Chloe’s story

Walking with a frame has shown me that expectations from strangers can be very low.

When I had graduated from university and was looking for a job, a woman at a local job agency handed me a form for unemployment benefits. She just assumed I couldn’t work due to my walking frame. In actual fact, I have a first-class degree and am more than able to work in many different roles. But for some reason so many people underestimate me.

Interactions with strangers can be awkward. Parents steer their children out of my way when they have questions. I wish they wouldn’t put their awkwardness onto their child.

Then sometimes overconfident people will help with my frame when I don’t ask them to, like the man who jammed my frame into the back of a car the wrong way. I didn’t even ask for help!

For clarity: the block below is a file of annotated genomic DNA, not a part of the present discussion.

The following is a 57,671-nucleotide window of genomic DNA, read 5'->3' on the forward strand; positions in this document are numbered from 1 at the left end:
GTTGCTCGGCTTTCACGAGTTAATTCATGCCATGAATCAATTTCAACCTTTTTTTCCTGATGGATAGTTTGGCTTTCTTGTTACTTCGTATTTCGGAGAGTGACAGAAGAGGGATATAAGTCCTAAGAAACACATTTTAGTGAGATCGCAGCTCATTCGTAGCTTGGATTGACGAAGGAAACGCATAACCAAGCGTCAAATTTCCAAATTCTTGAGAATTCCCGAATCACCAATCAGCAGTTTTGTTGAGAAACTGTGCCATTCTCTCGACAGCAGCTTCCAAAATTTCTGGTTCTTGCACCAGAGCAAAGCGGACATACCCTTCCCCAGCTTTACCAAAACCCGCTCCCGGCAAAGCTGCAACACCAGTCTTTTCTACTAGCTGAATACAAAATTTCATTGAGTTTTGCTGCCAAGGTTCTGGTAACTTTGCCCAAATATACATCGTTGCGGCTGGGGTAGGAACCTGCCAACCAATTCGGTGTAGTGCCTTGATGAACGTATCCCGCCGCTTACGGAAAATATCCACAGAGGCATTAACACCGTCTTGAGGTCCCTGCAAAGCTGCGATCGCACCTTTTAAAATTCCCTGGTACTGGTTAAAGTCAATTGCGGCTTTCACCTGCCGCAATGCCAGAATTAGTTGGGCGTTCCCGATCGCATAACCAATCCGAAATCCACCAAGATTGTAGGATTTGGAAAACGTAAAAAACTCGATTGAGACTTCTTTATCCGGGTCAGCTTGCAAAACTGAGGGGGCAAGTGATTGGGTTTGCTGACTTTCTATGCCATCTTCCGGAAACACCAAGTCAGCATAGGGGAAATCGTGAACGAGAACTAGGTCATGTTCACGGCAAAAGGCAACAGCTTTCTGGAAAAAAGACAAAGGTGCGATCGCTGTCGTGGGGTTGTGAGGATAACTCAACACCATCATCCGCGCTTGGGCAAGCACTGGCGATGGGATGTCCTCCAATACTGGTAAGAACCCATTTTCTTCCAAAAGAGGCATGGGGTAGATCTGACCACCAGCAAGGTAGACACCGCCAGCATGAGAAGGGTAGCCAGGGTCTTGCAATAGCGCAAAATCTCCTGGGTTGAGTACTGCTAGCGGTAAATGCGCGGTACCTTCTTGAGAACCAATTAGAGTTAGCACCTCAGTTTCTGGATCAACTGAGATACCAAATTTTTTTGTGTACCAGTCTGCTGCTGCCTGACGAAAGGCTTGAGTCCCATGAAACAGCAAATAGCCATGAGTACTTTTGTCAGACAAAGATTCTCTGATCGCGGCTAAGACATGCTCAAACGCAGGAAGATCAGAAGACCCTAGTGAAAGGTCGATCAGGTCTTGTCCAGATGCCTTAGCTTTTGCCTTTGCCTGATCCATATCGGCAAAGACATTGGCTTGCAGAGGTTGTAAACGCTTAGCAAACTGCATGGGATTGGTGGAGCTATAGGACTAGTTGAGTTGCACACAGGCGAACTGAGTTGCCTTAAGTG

One thing I want people to know is that my life is far from unhappy – I’m not a person you need to pity.

I have an exciting and incredibly fulfilled life and I wouldn’t change anything about my disability, I don’t need your well wishes or prayers.

People have said ‘good for you’ when I’m getting drinks for me and my friends in the pub. I’m out for a drink with friends, doing something lots of people enjoy, I wonder if they would say the same to someone without a disability? Recently, in the supermarket I was laughing to myself at a joke. A man walking by saw me and said ‘‘It’s lovely to see people like you smile.’ – I was confused – trust me, it’s not sad to be me.

One thing I would love to change about public perceptions, is that disability isn’t something to pity, there’s nothing “wrong” with me and there are so many interesting things about me beyond what you first see.